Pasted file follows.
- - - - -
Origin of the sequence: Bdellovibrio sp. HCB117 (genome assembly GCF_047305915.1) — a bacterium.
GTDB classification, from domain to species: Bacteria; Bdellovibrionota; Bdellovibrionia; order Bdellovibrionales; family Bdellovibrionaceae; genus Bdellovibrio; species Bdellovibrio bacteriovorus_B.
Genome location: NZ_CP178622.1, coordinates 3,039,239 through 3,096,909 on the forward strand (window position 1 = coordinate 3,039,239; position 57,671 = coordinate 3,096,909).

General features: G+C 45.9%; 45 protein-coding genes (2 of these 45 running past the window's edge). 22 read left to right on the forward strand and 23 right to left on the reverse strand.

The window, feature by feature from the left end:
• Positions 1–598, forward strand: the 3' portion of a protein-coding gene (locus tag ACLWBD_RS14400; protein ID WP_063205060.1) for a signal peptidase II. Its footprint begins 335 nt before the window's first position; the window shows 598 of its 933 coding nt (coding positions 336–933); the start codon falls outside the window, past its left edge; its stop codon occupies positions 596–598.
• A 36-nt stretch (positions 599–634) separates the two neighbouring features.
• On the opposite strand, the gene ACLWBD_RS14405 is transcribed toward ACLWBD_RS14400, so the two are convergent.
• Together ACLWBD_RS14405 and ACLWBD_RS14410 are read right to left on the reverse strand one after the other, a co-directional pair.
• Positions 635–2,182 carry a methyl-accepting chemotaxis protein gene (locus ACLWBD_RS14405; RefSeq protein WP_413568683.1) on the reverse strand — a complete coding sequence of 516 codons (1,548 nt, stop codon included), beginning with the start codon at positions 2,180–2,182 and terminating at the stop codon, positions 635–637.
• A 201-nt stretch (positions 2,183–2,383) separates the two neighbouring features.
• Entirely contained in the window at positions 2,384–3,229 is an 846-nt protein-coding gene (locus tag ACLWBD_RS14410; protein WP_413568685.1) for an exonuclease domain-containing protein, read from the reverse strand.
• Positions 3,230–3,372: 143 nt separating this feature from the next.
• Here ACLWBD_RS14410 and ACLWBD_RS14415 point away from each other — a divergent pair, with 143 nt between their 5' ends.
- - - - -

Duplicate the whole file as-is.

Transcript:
Origin of the sequence: Bdellovibrio sp. HCB117 (genome assembly GCF_047305915.1) — a bacterium.
GTDB classification, from domain to species: Bacteria; Bdellovibrionota; Bdellovibrionia; order Bdellovibrionales; family Bdellovibrionaceae; genus Bdellovibrio; species Bdellovibrio bacteriovorus_B.
Genome location: NZ_CP178622.1, coordinates 3,039,239 through 3,096,909 on the forward strand (window position 1 = coordinate 3,039,239; position 57,671 = coordinate 3,096,909).

General features: G+C 45.9%; 45 protein-coding genes (2 of these 45 running past the window's edge). 22 read left to right on the forward strand and 23 right to left on the reverse strand.

The window, feature by feature from the left end:
• Positions 1–598, forward strand: the 3' portion of a protein-coding gene (locus tag ACLWBD_RS14400; protein ID WP_063205060.1) for a signal peptidase II. Its footprint begins 335 nt before the window's first position; the window shows 598 of its 933 coding nt (coding positions 336–933); the start codon falls outside the window, past its left edge; its stop codon occupies positions 596–598.
• A 36-nt stretch (positions 599–634) separates the two neighbouring features.
• On the opposite strand, the gene ACLWBD_RS14405 is transcribed toward ACLWBD_RS14400, so the two are convergent.
• Together ACLWBD_RS14405 and ACLWBD_RS14410 are read right to left on the reverse strand one after the other, a co-directional pair.
• Positions 635–2,182 carry a methyl-accepting chemotaxis protein gene (locus ACLWBD_RS14405; RefSeq protein WP_413568683.1) on the reverse strand — a complete coding sequence of 516 codons (1,548 nt, stop codon included), beginning with the start codon at positions 2,180–2,182 and terminating at the stop codon, positions 635–637.
• A 201-nt stretch (positions 2,183–2,383) separates the two neighbouring features.
• Entirely contained in the window at positions 2,384–3,229 is an 846-nt protein-coding gene (locus tag ACLWBD_RS14410; protein WP_413568685.1) for an exonuclease domain-containing protein, read from the reverse strand.
• Positions 3,230–3,372: 143 nt separating this feature from the next.
• Here ACLWBD_RS14410 and ACLWBD_RS14415 point away from each other — a divergent pair, with 143 nt between their 5' ends.